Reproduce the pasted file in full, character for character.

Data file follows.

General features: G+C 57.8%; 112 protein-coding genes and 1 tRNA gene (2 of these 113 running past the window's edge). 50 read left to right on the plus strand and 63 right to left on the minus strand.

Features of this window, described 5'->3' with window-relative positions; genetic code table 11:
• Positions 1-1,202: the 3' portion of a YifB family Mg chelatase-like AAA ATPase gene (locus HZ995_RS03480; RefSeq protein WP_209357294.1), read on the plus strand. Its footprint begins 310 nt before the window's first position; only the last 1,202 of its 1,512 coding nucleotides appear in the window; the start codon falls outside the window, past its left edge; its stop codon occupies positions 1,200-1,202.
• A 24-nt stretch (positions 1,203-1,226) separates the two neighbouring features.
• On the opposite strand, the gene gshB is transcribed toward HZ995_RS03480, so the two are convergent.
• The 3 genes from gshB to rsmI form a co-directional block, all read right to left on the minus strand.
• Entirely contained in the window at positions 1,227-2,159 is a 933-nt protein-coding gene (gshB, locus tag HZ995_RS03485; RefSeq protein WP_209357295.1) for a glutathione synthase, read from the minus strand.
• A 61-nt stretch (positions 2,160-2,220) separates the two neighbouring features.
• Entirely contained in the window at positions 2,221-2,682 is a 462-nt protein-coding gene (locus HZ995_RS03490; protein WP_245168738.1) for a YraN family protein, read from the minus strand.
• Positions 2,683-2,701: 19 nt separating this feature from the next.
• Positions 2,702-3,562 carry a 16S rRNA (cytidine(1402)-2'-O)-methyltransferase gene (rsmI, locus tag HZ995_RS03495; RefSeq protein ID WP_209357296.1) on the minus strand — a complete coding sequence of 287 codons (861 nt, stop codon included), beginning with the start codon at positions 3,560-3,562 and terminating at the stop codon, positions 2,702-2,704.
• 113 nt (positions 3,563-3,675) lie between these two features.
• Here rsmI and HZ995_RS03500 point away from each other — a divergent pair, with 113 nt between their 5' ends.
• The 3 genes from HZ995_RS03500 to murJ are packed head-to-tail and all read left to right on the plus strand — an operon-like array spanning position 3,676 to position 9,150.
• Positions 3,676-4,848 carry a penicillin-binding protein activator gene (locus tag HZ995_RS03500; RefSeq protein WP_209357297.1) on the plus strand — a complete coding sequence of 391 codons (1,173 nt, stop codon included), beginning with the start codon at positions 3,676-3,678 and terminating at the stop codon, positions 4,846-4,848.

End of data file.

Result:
General features: G+C 57.8%; 112 protein-coding genes and 1 tRNA gene (2 of these 113 running past the window's edge). 50 read left to right on the plus strand and 63 right to left on the minus strand.

Features of this window, described 5'->3' with window-relative positions; genetic code table 11:
• Positions 1-1,202: the 3' portion of a YifB family Mg chelatase-like AAA ATPase gene (locus HZ995_RS03480; RefSeq protein WP_209357294.1), read on the plus strand. Its footprint begins 310 nt before the window's first position; only the last 1,202 of its 1,512 coding nucleotides appear in the window; the start codon falls outside the window, past its left edge; its stop codon occupies positions 1,200-1,202.
• A 24-nt stretch (positions 1,203-1,226) separates the two neighbouring features.
• On the opposite strand, the gene gshB is transcribed toward HZ995_RS03480, so the two are convergent.
• The 3 genes from gshB to rsmI form a co-directional block, all read right to left on the minus strand.
• Entirely contained in the window at positions 1,227-2,159 is a 933-nt protein-coding gene (gshB, locus tag HZ995_RS03485; RefSeq protein WP_209357295.1) for a glutathione synthase, read from the minus strand.
• A 61-nt stretch (positions 2,160-2,220) separates the two neighbouring features.
• Entirely contained in the window at positions 2,221-2,682 is a 462-nt protein-coding gene (locus HZ995_RS03490; protein WP_245168738.1) for a YraN family protein, read from the minus strand.
• Positions 2,683-2,701: 19 nt separating this feature from the next.
• Positions 2,702-3,562 carry a 16S rRNA (cytidine(1402)-2'-O)-methyltransferase gene (rsmI, locus tag HZ995_RS03495; RefSeq protein ID WP_209357296.1) on the minus strand — a complete coding sequence of 287 codons (861 nt, stop codon included), beginning with the start codon at positions 3,560-3,562 and terminating at the stop codon, positions 2,702-2,704.
• 113 nt (positions 3,563-3,675) lie between these two features.
• Here rsmI and HZ995_RS03500 point away from each other — a divergent pair, with 113 nt between their 5' ends.
• The 3 genes from HZ995_RS03500 to murJ are packed head-to-tail and all read left to right on the plus strand — an operon-like array spanning position 3,676 to position 9,150.
• Positions 3,676-4,848 carry a penicillin-binding protein activator gene (locus tag HZ995_RS03500; RefSeq protein WP_209357297.1) on the plus strand — a complete coding sequence of 391 codons (1,173 nt, stop codon included), beginning with the start codon at positions 3,676-3,678 and terminating at the stop codon, positions 4,846-4,848.